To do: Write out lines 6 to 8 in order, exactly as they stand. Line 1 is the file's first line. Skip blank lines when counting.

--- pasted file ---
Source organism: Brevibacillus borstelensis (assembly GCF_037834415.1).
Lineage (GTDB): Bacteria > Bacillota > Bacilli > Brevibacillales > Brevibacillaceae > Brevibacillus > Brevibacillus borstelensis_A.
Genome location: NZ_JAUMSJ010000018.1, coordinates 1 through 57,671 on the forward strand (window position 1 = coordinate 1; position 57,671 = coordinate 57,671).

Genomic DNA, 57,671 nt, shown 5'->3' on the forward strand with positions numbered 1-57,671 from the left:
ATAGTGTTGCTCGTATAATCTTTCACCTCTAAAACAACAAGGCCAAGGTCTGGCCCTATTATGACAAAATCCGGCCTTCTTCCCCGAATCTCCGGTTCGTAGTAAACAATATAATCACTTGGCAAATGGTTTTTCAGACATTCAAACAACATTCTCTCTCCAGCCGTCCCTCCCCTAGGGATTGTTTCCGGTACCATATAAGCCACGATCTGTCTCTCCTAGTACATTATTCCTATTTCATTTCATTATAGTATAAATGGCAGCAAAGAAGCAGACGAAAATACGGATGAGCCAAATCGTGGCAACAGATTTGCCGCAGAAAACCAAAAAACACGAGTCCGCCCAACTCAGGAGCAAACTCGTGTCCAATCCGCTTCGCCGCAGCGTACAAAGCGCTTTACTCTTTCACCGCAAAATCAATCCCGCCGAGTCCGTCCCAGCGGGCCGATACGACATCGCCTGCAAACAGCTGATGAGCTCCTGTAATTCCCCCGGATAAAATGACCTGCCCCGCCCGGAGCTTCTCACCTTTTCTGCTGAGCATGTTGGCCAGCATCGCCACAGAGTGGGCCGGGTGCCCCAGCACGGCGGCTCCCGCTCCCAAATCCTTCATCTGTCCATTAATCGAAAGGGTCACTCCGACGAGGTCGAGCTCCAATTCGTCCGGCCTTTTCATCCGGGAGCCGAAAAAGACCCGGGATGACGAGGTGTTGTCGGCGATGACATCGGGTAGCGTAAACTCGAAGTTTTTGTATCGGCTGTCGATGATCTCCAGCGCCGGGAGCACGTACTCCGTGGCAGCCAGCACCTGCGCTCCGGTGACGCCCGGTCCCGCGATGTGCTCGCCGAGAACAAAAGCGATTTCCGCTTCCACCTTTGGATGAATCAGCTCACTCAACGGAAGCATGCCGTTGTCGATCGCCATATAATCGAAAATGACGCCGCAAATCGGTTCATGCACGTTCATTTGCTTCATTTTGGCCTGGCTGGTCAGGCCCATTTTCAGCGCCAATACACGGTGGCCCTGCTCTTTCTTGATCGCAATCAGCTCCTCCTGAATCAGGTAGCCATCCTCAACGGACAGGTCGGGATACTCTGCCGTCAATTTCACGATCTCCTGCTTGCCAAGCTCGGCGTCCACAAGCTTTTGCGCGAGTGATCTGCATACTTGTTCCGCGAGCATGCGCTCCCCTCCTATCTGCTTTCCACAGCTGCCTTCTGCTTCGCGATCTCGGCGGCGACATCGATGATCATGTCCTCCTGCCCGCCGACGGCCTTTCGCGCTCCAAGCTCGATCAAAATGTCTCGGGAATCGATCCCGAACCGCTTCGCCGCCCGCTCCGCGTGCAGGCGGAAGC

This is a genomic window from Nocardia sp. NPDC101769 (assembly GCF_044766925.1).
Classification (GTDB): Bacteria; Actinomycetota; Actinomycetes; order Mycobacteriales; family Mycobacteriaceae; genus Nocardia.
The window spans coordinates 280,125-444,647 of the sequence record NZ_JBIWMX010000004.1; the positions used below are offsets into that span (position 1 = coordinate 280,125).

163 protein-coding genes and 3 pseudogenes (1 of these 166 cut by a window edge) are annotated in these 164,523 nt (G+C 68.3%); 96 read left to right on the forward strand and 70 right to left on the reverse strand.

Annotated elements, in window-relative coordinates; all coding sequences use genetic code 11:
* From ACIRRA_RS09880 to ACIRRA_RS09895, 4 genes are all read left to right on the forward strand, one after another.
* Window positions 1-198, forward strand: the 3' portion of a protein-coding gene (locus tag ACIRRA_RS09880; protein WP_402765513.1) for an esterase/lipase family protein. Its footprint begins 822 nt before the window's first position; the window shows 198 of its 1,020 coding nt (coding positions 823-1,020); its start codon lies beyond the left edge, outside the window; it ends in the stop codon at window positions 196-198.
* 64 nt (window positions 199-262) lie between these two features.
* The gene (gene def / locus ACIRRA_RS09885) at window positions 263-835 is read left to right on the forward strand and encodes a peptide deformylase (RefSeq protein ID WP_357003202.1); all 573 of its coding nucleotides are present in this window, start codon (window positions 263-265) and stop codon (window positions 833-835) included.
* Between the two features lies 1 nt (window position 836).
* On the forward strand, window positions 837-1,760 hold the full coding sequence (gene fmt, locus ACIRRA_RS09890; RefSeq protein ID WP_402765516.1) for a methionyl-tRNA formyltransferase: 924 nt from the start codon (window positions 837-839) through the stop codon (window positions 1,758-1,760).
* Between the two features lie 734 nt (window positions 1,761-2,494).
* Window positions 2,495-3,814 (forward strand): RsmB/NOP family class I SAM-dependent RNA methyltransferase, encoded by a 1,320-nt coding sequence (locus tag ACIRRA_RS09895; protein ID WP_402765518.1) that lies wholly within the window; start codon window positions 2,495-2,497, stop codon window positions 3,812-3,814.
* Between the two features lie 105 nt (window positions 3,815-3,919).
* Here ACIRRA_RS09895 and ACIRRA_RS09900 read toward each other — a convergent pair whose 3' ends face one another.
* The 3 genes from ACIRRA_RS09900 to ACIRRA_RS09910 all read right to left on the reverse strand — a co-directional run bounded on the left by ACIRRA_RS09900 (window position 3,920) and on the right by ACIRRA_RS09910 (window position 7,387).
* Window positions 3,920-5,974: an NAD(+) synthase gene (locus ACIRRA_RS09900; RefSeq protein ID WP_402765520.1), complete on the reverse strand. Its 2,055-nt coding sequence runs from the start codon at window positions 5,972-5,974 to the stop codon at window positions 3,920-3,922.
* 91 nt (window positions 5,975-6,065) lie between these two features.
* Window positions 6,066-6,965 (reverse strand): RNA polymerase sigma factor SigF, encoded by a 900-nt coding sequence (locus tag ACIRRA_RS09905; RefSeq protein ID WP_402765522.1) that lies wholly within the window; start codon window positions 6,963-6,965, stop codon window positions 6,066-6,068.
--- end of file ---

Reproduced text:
This is a genomic window from Nocardia sp. NPDC101769 (assembly GCF_044766925.1).
Classification (GTDB): Bacteria; Actinomycetota; Actinomycetes; order Mycobacteriales; family Mycobacteriaceae; genus Nocardia.
The window spans coordinates 280,125-444,647 of the sequence record NZ_JBIWMX010000004.1; the positions used below are offsets into that span (position 1 = coordinate 280,125).